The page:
Hopefully the public release of the report will both lead to some action toward a microsatellite system, and offer officials an example of how pointless it is to suppress information which isn't properly withheld. But it seems like both of Canada's largest political parties have an awful lot to learn on the latter front.

Wednesday, July 12, 2006

Pretending to be powerless

The headline and opening paragraph to the CP's article on a new study on energy consumption sound ominous. But once one gets into the meat of the article, it's clear that the study's supposed conclusion that electricity use can't be reduced much through conservation is based purely on a set of assumptions designed to reach that end:
Government efforts to promote conservation could cut energy demand by only about 10 per cent by 2025 compared with business as usual, says the study commissioned by the Canadian Electricity Association and the Canadian Gas Association. That is far less than projected by environmentalists who see energy efficiency as a key strategy for cutting greenhouse emissions and smog...

Mike Cleland, president of the Canadian Gas Association, said the study is based on measures considered to be politically feasible, but admitted they do not include such proposals as charging the true cost of electricity...

If governments were to take all the measures that are technically possible the savings could be 50 per cent, he said. But those measures would be highly unpopular.
In other words, the conclusion that electricity consumption can't be reduced is based only on the premise that people don't care enough about the issue to permit anything approaching a full range of actions. But while that may offer a convenient excuse for inaction as long as citizens are willing to buy the argument that massive nuclear or coal investments are more "feasible", it does nothing to demonstrate that contined growth in consumption is either necessary or a positive policy choice.

Dehumanizing the troops

A couple of articles today discuss the death of Canadian reservist Tony Boneca and his family's resulting reaction. But underlying both is an utterly unwarranted, if perhaps not unexpected, attitude that any Canadian soldier who dares to question his or her mission must be a failure for doing so.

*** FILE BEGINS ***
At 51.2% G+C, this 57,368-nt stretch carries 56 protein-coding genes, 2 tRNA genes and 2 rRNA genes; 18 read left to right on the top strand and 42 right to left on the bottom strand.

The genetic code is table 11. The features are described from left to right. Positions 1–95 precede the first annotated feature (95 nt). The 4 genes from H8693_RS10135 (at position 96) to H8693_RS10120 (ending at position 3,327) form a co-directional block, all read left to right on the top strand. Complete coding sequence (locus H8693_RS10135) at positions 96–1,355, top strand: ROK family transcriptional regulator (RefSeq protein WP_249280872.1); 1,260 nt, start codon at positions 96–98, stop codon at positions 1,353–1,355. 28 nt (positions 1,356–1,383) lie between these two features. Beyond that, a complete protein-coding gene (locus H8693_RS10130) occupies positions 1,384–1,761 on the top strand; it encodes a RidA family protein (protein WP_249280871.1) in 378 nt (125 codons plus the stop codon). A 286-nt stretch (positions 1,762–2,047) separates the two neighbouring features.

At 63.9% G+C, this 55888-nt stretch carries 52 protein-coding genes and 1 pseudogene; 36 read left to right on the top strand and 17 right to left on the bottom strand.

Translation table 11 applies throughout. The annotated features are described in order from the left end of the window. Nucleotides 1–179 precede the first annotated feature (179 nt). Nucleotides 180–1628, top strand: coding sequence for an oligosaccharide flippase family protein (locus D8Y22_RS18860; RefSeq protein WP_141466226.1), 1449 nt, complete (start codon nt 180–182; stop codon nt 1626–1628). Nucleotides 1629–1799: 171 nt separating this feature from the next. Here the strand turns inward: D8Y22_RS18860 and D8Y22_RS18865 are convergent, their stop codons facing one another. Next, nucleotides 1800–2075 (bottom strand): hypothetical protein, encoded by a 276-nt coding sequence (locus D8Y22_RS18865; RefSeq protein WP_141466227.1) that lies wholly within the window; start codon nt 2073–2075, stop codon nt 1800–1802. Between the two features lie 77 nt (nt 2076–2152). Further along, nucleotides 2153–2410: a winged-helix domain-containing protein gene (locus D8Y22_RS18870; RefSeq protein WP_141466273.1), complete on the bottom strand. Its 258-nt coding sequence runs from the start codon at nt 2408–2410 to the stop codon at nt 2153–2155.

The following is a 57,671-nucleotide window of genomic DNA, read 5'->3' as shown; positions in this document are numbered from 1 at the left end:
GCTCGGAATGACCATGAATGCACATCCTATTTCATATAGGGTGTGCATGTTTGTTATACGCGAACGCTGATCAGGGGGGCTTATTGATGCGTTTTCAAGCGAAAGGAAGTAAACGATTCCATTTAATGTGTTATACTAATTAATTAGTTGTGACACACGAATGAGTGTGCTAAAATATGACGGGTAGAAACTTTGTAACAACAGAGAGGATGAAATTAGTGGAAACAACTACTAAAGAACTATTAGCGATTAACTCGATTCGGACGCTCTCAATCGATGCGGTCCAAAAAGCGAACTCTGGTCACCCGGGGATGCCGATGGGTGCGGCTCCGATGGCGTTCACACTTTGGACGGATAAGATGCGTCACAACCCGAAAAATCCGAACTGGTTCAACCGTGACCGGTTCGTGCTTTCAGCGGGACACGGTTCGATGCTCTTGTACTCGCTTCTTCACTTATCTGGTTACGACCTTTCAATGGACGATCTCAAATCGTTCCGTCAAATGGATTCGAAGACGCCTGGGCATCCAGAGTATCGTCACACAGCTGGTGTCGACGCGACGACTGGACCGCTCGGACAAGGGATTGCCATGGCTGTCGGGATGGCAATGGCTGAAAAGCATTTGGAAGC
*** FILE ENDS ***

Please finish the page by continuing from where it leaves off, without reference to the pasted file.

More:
Let's start with CanWest's coverage, which starts off with a view in the headline that Boneca's father was "defending" his son in suggesting that Boneca had no problem with the Afghanistan mission. And lest that be put solely at the feet of the headline writer, the article isn't much better:
In a statement drafted with the help of military officials, the father of Canada's latest war casualty Tuesday took aim at recent portrayals of his son as a poorly trained reservist who was bitterly unhappy in Afghanistan and who questioned Canada's role in that country...

"My son volunteered to go to Afghanistan," Boneca said in the five-paragraph statement issued on military letterhead. "Certainly, Anthony wanted to come home, but I ask what soldier wouldn't in that situation?"

In recent days, people close to Boneca have said the reservist from Thunder Bay, Ont., hated his work in Afghanistan and questioned the military's preparedness for the mission. One friend, Dylan Bulloch, said the young man known for his boundless energy had lately complained of being overworked, telling him "no one wants to be there and no one knows exactly why they're there."...

"In all my conversations with my son, there was never any mention of him not being well enough or fit enough to carry out his military duties," he wrote.

"Anthony knew he was part of a group that stuck together to do what they were sent to do. He said it was difficult to cope with the weather, the sand, and the situation the young children (in Afghanistan) endured. He was proud to make a difference in their lives ..."
Note that the problem doesn't appear to lie in Antonio Boneca's letter, which doesn't dispute for a second that Tony Boneca had concerns about the mission. Indeed, the letter notes that it's only natural for a soldier to want to come home "in that situation" (which itself could indicate some agreement as to some problems surrounding the mission), while at the same time viewing the mission as having some positive impact.